“It’s an honor to be a part of that group,” Adams said.

WEATHER
  • Most Popular StoriesMost Popular StoriesMore>>

  • Father/son duo accused of selling heroin to parents of toddler

    Father/son duo accused of selling heroin to parents of toddler

    Tuesday, July 17 2018 10:25 PM EDT2018-07-18 02:25:45 GMT

    A father and son arrested in Bozeman are charged with dealing drugs to a couple with a two-and-a-half-year-old child. The state allegations and court documents outline that the child was likely home at the time of the drug transactions and usage.

    A father and son arrested in Bozeman are charged with dealing drugs to a couple with a two-and-a-half-year-old child. The state allegations and court documents outline that the child was likely home at the time of the drug transactions and usage.

  • MGM sues Las Vegas shooting victims and survivors, claiming no liability

    MGM sues Las Vegas shooting victims and survivors, claiming no liability

    Tuesday, July 17 2018 6:20 PM EDT2018-07-17 22:20:12 GMT
    Surveillance video shows the Mandalay Bay resort in Las Vegas on Oct. 1, 2017, the night of a deadly mass shooting on a country music festival below the resort. / COURTESY LAS VEGAS METROPOLITAN POLICESurveillance video shows the Mandalay Bay resort in Las Vegas on Oct. 1, 2017, the night of a deadly mass shooting on a country music festival below the resort. / COURTESY LAS VEGAS METROPOLITAN POLICE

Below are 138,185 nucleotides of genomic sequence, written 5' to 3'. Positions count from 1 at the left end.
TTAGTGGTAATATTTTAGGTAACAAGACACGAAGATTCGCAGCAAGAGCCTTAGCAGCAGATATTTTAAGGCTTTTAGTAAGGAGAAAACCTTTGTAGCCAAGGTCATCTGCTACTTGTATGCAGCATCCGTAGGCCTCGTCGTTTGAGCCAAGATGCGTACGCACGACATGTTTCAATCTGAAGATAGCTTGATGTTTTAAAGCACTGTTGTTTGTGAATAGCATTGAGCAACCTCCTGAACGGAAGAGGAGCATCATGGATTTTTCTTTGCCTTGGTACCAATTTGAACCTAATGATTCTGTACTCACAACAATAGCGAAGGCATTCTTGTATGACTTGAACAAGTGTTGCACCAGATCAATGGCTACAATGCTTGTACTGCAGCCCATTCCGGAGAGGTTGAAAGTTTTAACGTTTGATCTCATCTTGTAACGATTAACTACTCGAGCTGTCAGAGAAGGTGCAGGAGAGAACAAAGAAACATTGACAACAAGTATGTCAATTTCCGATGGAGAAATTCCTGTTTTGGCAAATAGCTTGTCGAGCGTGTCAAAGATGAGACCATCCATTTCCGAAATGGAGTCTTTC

Surveillance video shows the Mandalay Bay resort in Las Vegas on Oct. 1, 2017, the night of a deadly mass shooting on a country music festival below the resort. / COURTESY LAS VEGAS METROPOLITAN POLICESurveillance video shows the Mandalay Bay resort in Las Vegas on Oct. 1, 2017, the night of a deadly mass shooting on a country music festival below the resort. / COURTESY LAS VEGAS METROPOLITAN POLICE

    MGM Resorts International is suing more than 1,000 victims and other survivors of last year's mass shooting in Las Vegas, claiming it has no liability for the deadliest mass shooting in modern U.S. history. 

    MGM Resorts International is suing more than 1,000 victims and other survivors of last year's mass shooting in Las Vegas, claiming it has no liability for the deadliest mass shooting in modern U.S. history. 

  • Prosecutors charge woman after death of baby blamed on drugs in her breast milk

    Prosecutors charge woman after death of baby blamed on drugs in her breast milk

    Tuesday, July 17 2018 1:00 AM EDT2018-07-17 05:00:18 GMT
    Samantha Jones / CBS PHILLYSamantha Jones / CBS PHILLY
    Samantha Jones / CBS PHILLYSamantha Jones / CBS PHILLY

    Prosecutors have charged a woman with criminal homicide in connection with the death of her 11-week-old son, who they say died because of drugs he consumed through his mother's breast milk.

    Prosecutors have charged a woman with criminal homicide in connection with the death of her 11-week-old son, who they say died because of drugs he consumed through his mother's breast milk.

Powered by Frankly

© KXLF.com 2018, KXLF.com
A CORDILLERA COMMUNICATIONS Station
All rights reserved
Privacy Policy, | Terms of Service, and Ad Choices

Can't find something?